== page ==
The Center for Emerging Media Design and Development is the home for Ball State University’s M.A in EMDD, a holistic learning environment that pairs a traditional graduate curriculum with a hands-on lab experience in which students work with public and private partners to solve real problems. EMDD’s curriculum is centered around 3 things: problem solving using design thinking, usability and user experience design, and transmedia storytelling.
What sets EMDD apart from traditional graduate programs is the applied nature of its coursework. Our students collaborate with real-world partners to design strategic communication solutions. In the first two years of the program, EMDD students have worked with partners such as Professor Garfield, the Indianapolis Symphony Orchestra, Circle of Blue and Muncie organizations.
On May 1, 2017, the Center for EMDD hosted a showcase to feature project work from its first cohort of graduating students. “The projects presented by students at the showcase demonstrated that EMDD is one most innovative new programs in a journalism department in the nation,” said Chairperson of the Department of Journalism, Johnny Sparks.
Garfield creator Jim Davis noticed kids were picking up literacy skills from reading his comics, so the Professor Garfield website was created in 2004. Producer and second-year EMDD student Ryan Wiaranowski said literacy education has changed along with technology since the website’s creation, so his team did research with educators to find out what the website meant for literacy education today.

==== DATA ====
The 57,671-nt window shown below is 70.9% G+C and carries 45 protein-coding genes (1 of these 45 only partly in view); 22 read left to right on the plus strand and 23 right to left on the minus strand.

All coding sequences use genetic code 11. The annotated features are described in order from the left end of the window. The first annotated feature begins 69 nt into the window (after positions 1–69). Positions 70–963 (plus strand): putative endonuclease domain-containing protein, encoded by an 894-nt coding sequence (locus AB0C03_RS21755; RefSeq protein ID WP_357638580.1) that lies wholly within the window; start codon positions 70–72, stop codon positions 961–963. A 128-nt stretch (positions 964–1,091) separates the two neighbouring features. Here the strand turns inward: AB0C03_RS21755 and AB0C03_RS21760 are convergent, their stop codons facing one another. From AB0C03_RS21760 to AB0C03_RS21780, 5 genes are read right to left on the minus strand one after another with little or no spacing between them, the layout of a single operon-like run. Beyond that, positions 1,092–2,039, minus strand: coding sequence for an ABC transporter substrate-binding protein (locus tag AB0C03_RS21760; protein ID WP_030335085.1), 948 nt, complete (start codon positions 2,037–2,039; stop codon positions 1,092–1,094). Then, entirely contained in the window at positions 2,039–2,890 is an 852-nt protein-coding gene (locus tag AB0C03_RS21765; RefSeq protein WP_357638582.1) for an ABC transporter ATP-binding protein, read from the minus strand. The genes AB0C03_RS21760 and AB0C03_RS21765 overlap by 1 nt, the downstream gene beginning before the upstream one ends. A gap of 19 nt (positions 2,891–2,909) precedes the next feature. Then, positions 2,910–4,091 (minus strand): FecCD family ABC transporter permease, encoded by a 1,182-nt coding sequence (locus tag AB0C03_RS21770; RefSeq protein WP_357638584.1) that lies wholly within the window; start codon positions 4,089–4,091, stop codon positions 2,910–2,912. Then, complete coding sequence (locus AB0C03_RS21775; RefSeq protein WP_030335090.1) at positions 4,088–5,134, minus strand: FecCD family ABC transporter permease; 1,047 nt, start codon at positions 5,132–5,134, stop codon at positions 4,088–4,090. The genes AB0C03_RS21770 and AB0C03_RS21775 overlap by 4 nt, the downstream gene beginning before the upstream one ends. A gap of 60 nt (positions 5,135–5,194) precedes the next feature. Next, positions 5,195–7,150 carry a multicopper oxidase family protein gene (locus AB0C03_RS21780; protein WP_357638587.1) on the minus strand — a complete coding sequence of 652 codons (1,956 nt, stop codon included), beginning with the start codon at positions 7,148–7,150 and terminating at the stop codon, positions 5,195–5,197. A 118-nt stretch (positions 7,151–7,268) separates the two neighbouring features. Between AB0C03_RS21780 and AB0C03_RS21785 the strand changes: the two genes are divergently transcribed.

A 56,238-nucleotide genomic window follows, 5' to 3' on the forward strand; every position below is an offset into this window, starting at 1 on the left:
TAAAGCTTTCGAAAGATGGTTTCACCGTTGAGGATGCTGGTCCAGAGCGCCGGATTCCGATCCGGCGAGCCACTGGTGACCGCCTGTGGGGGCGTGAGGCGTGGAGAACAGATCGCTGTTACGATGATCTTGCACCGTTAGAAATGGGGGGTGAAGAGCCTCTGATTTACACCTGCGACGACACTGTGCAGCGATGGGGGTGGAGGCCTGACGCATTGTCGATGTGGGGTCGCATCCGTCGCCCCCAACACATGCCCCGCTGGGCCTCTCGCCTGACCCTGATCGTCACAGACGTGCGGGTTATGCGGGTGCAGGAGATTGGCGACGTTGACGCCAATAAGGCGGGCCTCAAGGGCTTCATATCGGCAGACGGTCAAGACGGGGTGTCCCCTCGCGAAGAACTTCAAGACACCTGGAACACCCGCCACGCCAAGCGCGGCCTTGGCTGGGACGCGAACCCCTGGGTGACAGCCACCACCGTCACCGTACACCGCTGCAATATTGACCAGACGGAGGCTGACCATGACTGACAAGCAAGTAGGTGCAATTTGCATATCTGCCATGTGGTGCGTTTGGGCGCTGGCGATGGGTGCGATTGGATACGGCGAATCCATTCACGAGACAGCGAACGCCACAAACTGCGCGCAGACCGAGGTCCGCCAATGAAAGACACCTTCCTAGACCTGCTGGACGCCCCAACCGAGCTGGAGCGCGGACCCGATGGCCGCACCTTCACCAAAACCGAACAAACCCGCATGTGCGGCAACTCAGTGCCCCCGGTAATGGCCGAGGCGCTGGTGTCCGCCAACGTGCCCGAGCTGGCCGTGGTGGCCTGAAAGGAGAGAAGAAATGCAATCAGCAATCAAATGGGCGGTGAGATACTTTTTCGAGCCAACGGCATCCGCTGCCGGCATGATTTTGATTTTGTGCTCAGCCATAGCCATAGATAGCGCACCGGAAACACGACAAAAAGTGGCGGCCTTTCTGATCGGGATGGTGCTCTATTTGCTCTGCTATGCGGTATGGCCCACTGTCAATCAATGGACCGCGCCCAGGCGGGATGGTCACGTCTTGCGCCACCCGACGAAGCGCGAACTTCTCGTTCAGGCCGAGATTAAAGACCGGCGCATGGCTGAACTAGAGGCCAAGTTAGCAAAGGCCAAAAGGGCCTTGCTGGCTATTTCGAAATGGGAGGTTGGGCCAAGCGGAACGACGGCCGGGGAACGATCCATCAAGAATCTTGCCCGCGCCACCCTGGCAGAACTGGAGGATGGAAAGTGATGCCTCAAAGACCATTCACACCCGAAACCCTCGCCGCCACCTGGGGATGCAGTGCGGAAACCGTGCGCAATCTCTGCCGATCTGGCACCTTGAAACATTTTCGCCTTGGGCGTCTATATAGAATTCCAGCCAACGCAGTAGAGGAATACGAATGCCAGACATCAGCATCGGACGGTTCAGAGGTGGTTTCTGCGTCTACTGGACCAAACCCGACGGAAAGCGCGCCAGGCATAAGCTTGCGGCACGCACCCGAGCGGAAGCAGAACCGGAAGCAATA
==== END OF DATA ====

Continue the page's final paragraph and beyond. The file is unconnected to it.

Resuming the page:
“Digital literacy is empowering students to use online platforms, whether they be apps, tools, video cameras but not just the technical know-how of knowing how to shoot a video on a smartphone but actually really thinking about how they shoot the video,” Wiaranowski said. “We wanted to re-focus the Professor Garfield to position it as the leader in digital literacy education.”
The website targets students in kindergarten-3rd grade. Wiaranowski and his team said the project was inspired by educators because all of the group’s ideas for the project are directly tied to something a teacher told them was a frustration or something they need to have in a website.